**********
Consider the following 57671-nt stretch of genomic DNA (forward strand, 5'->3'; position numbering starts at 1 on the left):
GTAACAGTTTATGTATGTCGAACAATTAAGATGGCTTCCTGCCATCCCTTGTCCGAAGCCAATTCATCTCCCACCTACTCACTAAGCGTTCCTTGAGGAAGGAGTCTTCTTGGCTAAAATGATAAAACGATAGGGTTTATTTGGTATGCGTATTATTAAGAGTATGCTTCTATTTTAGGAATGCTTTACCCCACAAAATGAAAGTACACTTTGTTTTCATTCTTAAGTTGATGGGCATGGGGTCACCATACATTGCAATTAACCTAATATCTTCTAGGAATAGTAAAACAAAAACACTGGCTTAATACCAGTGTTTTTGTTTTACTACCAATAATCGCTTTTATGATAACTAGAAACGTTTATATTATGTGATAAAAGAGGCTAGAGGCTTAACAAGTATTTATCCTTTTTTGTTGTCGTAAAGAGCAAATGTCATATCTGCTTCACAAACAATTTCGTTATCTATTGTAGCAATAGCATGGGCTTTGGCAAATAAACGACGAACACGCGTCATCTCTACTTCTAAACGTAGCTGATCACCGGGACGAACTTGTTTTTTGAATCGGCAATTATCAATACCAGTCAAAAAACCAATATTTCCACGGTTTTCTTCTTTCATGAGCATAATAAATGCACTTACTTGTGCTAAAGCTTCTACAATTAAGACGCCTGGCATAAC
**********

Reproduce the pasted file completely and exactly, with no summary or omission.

Consider the following 57671-nt stretch of genomic DNA (forward strand, 5'->3'; position numbering starts at 1 on the left):
GTAACAGTTTATGTATGTCGAACAATTAAGATGGCTTCCTGCCATCCCTTGTCCGAAGCCAATTCATCTCCCACCTACTCACTAAGCGTTCCTTGAGGAAGGAGTCTTCTTGGCTAAAATGATAAAACGATAGGGTTTATTTGGTATGCGTATTATTAAGAGTATGCTTCTATTTTAGGAATGCTTTACCCCACAAAATGAAAGTACACTTTGTTTTCATTCTTAAGTTGATGGGCATGGGGTCACCATACATTGCAATTAACCTAATATCTTCTAGGAATAGTAAAACAAAAACACTGGCTTAATACCAGTGTTTTTGTTTTACTACCAATAATCGCTTTTATGATAACTAGAAACGTTTATATTATGTGATAAAAGAGGCTAGAGGCTTAACAAGTATTTATCCTTTTTTGTTGTCGTAAAGAGCAAATGTCATATCTGCTTCACAAACAATTTCGTTATCTATTGTAGCAATAGCATGGGCTTTGGCAAATAAACGACGAACACGCGTCATCTCTACTTCTAAACGTAGCTGATCACCGGGACGAACTTGTTTTTTGAATCGGCAATTATCAATACCAGTCAAAAAACCAATATTTCCACGGTTTTCTTCTTTCATGAGCATAATAAATGCACTTACTTGTGCTAAAGCTTCTACAATTAAGACGCCTGGCATAAC